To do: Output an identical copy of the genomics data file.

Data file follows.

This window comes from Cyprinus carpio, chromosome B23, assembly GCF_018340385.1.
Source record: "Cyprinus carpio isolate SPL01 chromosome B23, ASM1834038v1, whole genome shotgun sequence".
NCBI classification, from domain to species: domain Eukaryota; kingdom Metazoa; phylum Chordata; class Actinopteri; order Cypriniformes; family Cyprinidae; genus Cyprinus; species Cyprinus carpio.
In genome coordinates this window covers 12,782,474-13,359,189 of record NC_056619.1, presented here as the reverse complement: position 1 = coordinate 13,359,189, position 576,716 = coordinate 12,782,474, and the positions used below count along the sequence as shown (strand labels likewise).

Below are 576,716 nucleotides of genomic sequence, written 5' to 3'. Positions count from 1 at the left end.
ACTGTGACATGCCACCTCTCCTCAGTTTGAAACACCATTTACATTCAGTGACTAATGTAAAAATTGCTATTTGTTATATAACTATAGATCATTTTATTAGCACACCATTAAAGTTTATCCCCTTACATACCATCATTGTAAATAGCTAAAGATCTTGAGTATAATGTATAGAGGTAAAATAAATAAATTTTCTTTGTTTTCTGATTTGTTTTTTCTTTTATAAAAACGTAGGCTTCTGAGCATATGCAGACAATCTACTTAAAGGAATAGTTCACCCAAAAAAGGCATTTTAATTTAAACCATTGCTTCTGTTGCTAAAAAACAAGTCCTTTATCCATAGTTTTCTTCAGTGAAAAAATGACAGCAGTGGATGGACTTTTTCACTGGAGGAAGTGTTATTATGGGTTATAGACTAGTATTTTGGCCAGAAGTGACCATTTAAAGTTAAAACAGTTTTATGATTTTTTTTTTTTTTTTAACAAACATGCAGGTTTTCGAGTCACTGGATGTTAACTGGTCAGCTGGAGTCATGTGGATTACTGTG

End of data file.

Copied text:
This window comes from Cyprinus carpio, chromosome B23, assembly GCF_018340385.1.
Source record: "Cyprinus carpio isolate SPL01 chromosome B23, ASM1834038v1, whole genome shotgun sequence".
NCBI classification, from domain to species: domain Eukaryota; kingdom Metazoa; phylum Chordata; class Actinopteri; order Cypriniformes; family Cyprinidae; genus Cyprinus; species Cyprinus carpio.
In genome coordinates this window covers 12,782,474-13,359,189 of record NC_056619.1, presented here as the reverse complement: position 1 = coordinate 13,359,189, position 576,716 = coordinate 12,782,474, and the positions used below count along the sequence as shown (strand labels likewise).

Below are 576,716 nucleotides of genomic sequence, written 5' to 3'. Positions count from 1 at the left end.
ACTGTGACATGCCACCTCTCCTCAGTTTGAAACACCATTTACATTCAGTGACTAATGTAAAAATTGCTATTTGTTATATAACTATAGATCATTTTATTAGCACACCATTAAAGTTTATCCCCTTACATACCATCATTGTAAATAGCTAAAGATCTTGAGTATAATGTATAGAGGTAAAATAAATAAATTTTCTTTGTTTTCTGATTTGTTTTTTCTTTTATAAAAACGTAGGCTTCTGAGCATATGCAGACAATCTACTTAAAGGAATAGTTCACCCAAAAAAGGCATTTTAATTTAAACCATTGCTTCTGTTGCTAAAAAACAAGTCCTTTATCCATAGTTTTCTTCAGTGAAAAAATGACAGCAGTGGATGGACTTTTTCACTGGAGGAAGTGTTATTATGGGTTATAGACTAGTATTTTGGCCAGAAGTGACCATTTAAAGTTAAAACAGTTTTATGATTTTTTTTTTTTTTTTAACAAACATGCAGGTTTTCGAGTCACTGGATGTTAACTGGTCAGCTGGAGTCATGTGGATTACTGTG